BATS ARE AMAZING
A gray bat
(c) Merlin D. Tuttle, Bat Conservation
Many people, when they think of bats, think of
scary things that fly in the night. That is
because bats have gotten a bad "rap"
make-believe stories and movies and old
We think bats are not scary at all. In fact, we
think that bats are pretty amazing animals!
Why are bats amazing? We think they are
amazing for several reasons. One reason is
they are the only mammals that can actually
fly! They are excellent at flying too.
In fact, bats can fly hundreds of miles to go
one habitat to another when seasons change, just
like birds do. Unlike birds, though, their arms
thin, leather-like skin that is connected to each
their fingers so that they have wings.
An Eastern pipistrelle bat
(courtesy of Dr. Clark McCreedy)
Bat wings are not
just good for flying. They are
also used like a net to help the bat scoop up
Bats can do many tricks when flying. They can do
flips, and sharp turns that allow them to catch
even the trickiest of insects.
Bats' legs are
different from other mammals' legs.
The bat's knees are bent backward and when they
land they actually do a flip and land
Even more amazing is that bats rest upside-down!
Roosting this way gives them the advantage of
being able to cling to areas in caves that are
hard for other animals to reach.
Another thing that
makes them different from
birds is that their babies are born alive and
they drink milk from their mothers. They can do
this while roosting, clinging to their mothers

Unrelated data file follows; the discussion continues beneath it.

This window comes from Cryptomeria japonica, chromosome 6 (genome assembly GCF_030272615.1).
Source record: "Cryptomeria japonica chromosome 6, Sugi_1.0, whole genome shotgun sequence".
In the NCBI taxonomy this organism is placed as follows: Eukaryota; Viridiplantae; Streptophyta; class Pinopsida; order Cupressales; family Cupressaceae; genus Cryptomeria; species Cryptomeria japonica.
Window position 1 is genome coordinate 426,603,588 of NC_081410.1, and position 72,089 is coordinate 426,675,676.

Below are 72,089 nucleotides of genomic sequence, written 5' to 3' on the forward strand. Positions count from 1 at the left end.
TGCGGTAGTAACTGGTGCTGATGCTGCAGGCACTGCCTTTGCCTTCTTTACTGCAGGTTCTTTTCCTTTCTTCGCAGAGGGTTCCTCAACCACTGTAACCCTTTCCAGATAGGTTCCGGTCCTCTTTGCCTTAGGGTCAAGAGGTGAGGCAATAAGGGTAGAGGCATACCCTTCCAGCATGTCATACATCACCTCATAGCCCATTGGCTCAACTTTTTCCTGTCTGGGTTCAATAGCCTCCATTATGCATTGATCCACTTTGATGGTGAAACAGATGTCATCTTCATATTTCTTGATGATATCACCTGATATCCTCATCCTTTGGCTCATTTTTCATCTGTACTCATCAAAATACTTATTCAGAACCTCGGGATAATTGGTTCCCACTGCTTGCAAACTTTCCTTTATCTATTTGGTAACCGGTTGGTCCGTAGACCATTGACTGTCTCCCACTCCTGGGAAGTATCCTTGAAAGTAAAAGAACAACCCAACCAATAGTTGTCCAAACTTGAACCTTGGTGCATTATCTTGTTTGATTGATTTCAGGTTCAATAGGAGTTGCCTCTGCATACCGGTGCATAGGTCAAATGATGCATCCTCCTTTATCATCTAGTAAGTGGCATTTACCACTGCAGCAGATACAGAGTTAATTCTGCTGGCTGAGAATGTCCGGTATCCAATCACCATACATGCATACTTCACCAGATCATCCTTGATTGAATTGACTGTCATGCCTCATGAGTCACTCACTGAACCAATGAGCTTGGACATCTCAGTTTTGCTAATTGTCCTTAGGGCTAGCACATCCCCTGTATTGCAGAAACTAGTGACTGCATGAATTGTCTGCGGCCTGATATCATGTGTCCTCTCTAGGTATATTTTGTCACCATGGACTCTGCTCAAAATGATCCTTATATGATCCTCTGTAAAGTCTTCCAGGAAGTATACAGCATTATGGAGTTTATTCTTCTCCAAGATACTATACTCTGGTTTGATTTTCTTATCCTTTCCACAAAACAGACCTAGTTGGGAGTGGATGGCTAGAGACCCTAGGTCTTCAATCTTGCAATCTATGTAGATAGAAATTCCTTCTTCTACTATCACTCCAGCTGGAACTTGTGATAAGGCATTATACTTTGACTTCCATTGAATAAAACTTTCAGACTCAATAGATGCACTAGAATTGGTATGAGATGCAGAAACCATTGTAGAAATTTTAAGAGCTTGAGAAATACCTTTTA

while hanging upside-down. Baby bats are called
Bats are not blind,
like many people think. They can
see well, and at night, bats that eat insects
(insectivores) have a special tool that helps
to find their food easily. That tool is called
echolocation. Echolocation is like a sonar that
bats can send out in order to find insects in the
dark. They send out high-pitched sounds that echo
back to them when the sound waves hit an object.
This is an animation of a
bat using echolocation
to find a tasty insect meal.
(animation courtesy of Bat Conservation, Intl.)
Different species of
bats have different echolocation sounds.
Many of these sounds cannot be heard by humans.
Scientists have found a way to record their
They can use a machine called an Anabat. This
can record the bat sounds and then the scientists
put them on their computers as wave files. The
also makes it possible to convert the sounds into
**You can listen to
four Echolocation bat sounds when
you go to our Bats of Indiana section of this
click on these bats: the Indiana bat, the Eastern
pipistrelle, the Big brown, and the Little brown
TO PAGE 2 FOR MORE BAT FACTS
of Gray bat
(c) Merlin D. Tuttle
Bat Conservation International
Echolocation animation courtesy
of Bat Conservation, International
of Eastern pipistrelle
bat courtesy of Dr. Clark McCreedy
other photos on this page:
Cannelton Elementary Media Club
by Gail Gibbons
Hollywood House, copyright 2000
Amazing Bats by
Cheryl Mays Halton
Dillon Press, New York copyright 1991
Bat Conservation International
You can e-mail us at: firstname.lastname@example.org